is accumulated,” he said. But residents are unhappy with the large dumpsters, and say a different solution is needed. “These dumpsters

are right outside our front door,” Weber said. “We understand that there’s waste management issues with the precinct, but there has to be an alternative solu-

The council has also launched a Newspaper Dispenser Design Contest, as it looks to replace plastic ones. “The MSCC is looking for innovative designs for an aesthetically appealing outdoor Newsrack/Newspaper Dispenser to improve pedestrian safety and passage in the Midtown South area,” read their April 18 newsletter. “The design should be streamlined, should showcase the publication, should be immovable, and able to withstand damage and the elements.” For more information, visit midtownsouthcc. org or email The MSCC meets on the third Thurs. of the month, 7 p.m., at the New Yorker Hotel (481 Eighth Ave., btw. W. 34th & 35th Sts.).



I Survived, But Will Lower Manhattan Healthcare? BY ARTHUR SCHWARTZ I woke up on the last Saturday in January feeling awful. My heart said, “Code Red.” The first decision was where to go. I live a block from Northwell’s Lenox Health Greenwich Village emergency department, so I figured that would be the fastest way to get an EKG. I went there and told the guy at the front desk, “I think I am having a heart attack.” He told me to have a seat, and I responded, “Did you hear what I said? I said ‘heart attack!’ ” He got up, grabbed a nurse, and they took me right into a room. They hooked up an EKG machine, and immediately a tech said, “Yes, yes.” I said, “Yes what?” “You are going in an ambulance to the Beth Israel cath lab,” I was told. Fearing that doctors were leaving Beth Israel, I replied, “Can’t I go to NYU? “No, we don’t have an arrangement with NYU,” they said. I then got wheeled on a gurney and entered the ambulance. The EMT medic asked me my name, and I asked, “Am I having a heart attack?” “You are in the middle of one,” he responded. My brain rotated among three related thoughts. First, that I could die any second. The second was how my chances of living were reduced because I must be driven all the way to First Ave. to receive treatment. The third was how much worse my chances would be two or three years from now if Beth Israel were to close. At least the second and third thoughts keep me from focusing on the fi rst. I arrived at Beth Israel and the EMTs wheeled me up to the cardiac cath lab — which was closed. They then took me down to the emergency room, where I saw my son Jacob and yelled, “Get me out of here!” Of course he couldn’t. Soon, I was immersed in wires and IVs and, within minutes, I was transferred to the now-open cath lab, where they ran a wire up to my heart and then sedated me big-time. Someone stuck some consent papers near me, I signed, and they added two stents to my heart. Most importantly, I was alive! And my heart, which suffered some damage, is functioning well. One can speak intellectually about hospital closings and how additional minutes in an ambulance can cost lives. I now speak from “the heart.” If Beth Israel had not been here, I might not be alive. Or, the damage to my heart might have been more extensive. Of course, it would have been even better if Northwell’s Lenox Health Greenwich Village were a full-service hospital. The doctors at Beth Israel were outstanding. The cath lab folks and the emergency room technicians saved my life by doing their jobs with precision. The cath unit is a proud group. They are the fi rst line in saving the lives of people with heart attacks, or people at risk of heart attacks. The surgeons and equipment are top of the line. The nurses have 20 to 30 years of experience. .com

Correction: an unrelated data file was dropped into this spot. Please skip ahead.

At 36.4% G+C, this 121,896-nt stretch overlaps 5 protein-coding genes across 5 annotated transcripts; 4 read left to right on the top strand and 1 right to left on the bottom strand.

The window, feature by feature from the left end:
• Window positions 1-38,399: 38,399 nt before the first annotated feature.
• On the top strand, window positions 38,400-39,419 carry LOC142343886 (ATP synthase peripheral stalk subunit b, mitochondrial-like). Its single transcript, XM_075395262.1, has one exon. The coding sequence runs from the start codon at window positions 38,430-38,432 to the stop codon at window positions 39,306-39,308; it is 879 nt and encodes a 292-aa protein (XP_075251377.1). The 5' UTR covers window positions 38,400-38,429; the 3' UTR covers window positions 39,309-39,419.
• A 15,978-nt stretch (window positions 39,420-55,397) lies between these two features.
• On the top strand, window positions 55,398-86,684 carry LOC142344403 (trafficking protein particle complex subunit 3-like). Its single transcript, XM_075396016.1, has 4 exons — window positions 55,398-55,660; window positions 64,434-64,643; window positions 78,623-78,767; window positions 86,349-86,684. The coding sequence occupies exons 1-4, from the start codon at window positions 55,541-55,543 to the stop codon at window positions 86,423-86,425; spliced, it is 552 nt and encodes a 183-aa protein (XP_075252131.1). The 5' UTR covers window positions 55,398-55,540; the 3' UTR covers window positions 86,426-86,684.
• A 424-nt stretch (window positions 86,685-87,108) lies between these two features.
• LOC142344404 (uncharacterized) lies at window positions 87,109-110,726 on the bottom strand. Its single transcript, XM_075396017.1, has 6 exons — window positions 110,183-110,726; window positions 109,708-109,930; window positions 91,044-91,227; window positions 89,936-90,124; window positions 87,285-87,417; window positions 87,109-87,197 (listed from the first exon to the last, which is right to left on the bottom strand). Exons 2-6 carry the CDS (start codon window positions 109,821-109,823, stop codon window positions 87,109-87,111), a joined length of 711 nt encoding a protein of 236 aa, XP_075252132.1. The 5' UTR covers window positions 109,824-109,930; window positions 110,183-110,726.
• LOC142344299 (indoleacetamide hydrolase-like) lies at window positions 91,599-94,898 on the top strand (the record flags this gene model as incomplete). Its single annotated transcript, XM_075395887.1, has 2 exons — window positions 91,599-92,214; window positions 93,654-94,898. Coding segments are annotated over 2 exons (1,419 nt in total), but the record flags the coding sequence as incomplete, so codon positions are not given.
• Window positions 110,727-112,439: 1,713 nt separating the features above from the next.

Photo by Maggie Berkvist

Arthur Schwartz recovering at Beth Israel Hospital this past January after undergoing cardiac surgery.